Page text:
Psychoanalysis and Buddhism: A Deepening Dialogue

Seating is limited. Registration is required.

Registration is a two-part process, and both parts must be completed to register. First, complete the registration form below. Next, click “Add Registration to Cart and Check Out”. (Even if the registration is free, you must complete the “Check Out” process.) You will receive an email confirmation of your registration. If you do not receive an email confirmation immediately after the “Check Out” process, your registration is not confirmed; Please contact Drew Brydon (dbrydon@bpsi.org) for assistance.

Seating is limited. If you register but cannot attend, please email Drew Brydon to release your seat reservation. Thank you.

This course will explore the many overlapping themes of psychoanalysis and Buddhism (ethical training, personal investigation, and the attainment of insight into the working of the heart/mind), and explore ways in which these two wisdom traditions may complement one another in the service of healing.

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7 Sessions: Wednesdays, Apr 17, 24, May 1, 8, 15, 22, 29, 2019

6:30 PM - 8:00 PM

BPSI, 141 Herrick Road

Newton Centre, MA 02459


This course is open to licensed mental health clinicians and trainees on the path to licensure. Continuing education credits are offered for physicians, psychologists, and social workers.


Psychoanalysis and Buddhism: A Deepening Dialogue

 

The intensely psychological, phenomenological and introspective nature of Early Buddhism makes it a logical topic for psychoanalytic exploration and comparison. Both traditions value subjectivity, and propose that healing arises from examining the contents of the heart and mind with an attitude of neutrality and acceptance in order to gain insight. This course will employ a traditional tripartite structure found in Buddhism (ethical training, personal investigation, and the attainment of insight into the working of the heart/mind), to examine the many overlapping themes of psychoanalysis and Buddhism, and explore ways in which these two wisdom traditions may complement one another in the service of healing. Each session will include a brief period of guided meditation.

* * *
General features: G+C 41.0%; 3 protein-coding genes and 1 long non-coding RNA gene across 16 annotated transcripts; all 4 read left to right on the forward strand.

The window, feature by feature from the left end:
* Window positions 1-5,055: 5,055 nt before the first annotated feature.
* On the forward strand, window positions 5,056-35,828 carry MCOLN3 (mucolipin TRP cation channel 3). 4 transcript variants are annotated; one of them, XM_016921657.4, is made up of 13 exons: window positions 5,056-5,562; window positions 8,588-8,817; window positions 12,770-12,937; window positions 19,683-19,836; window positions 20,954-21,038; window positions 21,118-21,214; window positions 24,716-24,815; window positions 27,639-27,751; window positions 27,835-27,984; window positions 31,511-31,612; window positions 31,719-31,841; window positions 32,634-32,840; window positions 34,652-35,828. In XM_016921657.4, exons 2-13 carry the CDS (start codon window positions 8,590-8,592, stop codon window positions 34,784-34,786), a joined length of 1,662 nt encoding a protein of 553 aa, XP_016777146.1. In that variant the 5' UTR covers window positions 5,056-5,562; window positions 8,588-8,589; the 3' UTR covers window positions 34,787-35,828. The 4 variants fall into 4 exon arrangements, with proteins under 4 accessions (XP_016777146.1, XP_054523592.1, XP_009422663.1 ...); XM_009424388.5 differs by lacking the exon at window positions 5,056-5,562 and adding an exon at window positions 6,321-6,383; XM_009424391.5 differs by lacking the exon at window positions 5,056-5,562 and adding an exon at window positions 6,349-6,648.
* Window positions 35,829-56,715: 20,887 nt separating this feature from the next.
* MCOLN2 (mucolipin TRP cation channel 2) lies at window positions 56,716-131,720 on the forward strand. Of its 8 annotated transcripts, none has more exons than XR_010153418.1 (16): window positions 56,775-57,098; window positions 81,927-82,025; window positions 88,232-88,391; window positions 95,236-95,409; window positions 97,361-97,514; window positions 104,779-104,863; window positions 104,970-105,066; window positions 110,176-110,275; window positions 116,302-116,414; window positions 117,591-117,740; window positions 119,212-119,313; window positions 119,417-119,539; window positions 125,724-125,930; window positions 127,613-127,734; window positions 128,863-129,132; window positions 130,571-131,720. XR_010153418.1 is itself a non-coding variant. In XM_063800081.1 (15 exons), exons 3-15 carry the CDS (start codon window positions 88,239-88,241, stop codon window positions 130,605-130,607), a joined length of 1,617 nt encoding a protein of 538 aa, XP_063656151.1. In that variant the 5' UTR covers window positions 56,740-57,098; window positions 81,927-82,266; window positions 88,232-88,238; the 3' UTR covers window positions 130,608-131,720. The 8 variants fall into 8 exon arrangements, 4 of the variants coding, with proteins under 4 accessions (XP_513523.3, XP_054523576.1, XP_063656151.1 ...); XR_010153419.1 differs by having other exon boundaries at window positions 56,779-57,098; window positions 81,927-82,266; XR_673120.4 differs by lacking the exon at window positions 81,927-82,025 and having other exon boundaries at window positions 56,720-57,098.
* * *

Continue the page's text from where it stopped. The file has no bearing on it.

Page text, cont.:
Instructors

Axel Hoffer, MD -- Psychoanalyst Member, Supervising and Training Analyst, and Faculty of the Psychoanalytic Training and Explorations in Mind programs, BPSI. Dr. Hoffer regularly presents on the topic of meditation and psychoanalysis. He is Editor of Freud and the Buddha: The Couch and the Cushion (Karnac: London, 2015) and has submitted a paper for publication titled, “Psychoanalysis as a two-person meditation: Free association, Meditation and Bion”.

 

Delia Kostner, PhD -- Psychoanalyst Member, Faculty of the Psychoanalytic Training and Explorations in Mind programs, BPSI. Dr. Kostner has lectured on psychoanalysis and Buddhism throughout the Northeast and has contributed chapters on this topic in two recent edited volumes, including The Couch and the Cushion: What Psychoanalysis and Buddhism Can Learn from Each Other. Private practice in Amherst, MA..

 

Learning Objectives
After attending this course, participants will be able to:

  1. Describe the history of Buddhism in psychoanalytic thought and discuss ways in which the two overlap and diverge in their goals.
  2. Discuss the concept of “sila”, or ethics in Buddhist thought, as it pertains to the ethical practice of psychoanalytic psychotherapy.
  3. Describe at least two ways in which free association and mindfulness meditation instructions overlap and are mutually enhancing.
  4. Describe and discuss the place of compassion and friendliness in psychoanalytic treatment.
  5. Discuss and analyze the similar and differing views of suffering in psychoanalysis and Buddhism.
  6. Demonstrate an understanding of conventional and Buddhist understanding of self and “not-self”.
  7. Reflect upon and discuss the impact of a personal meditation practice on the work of psychoanalytic psychotherapy.



References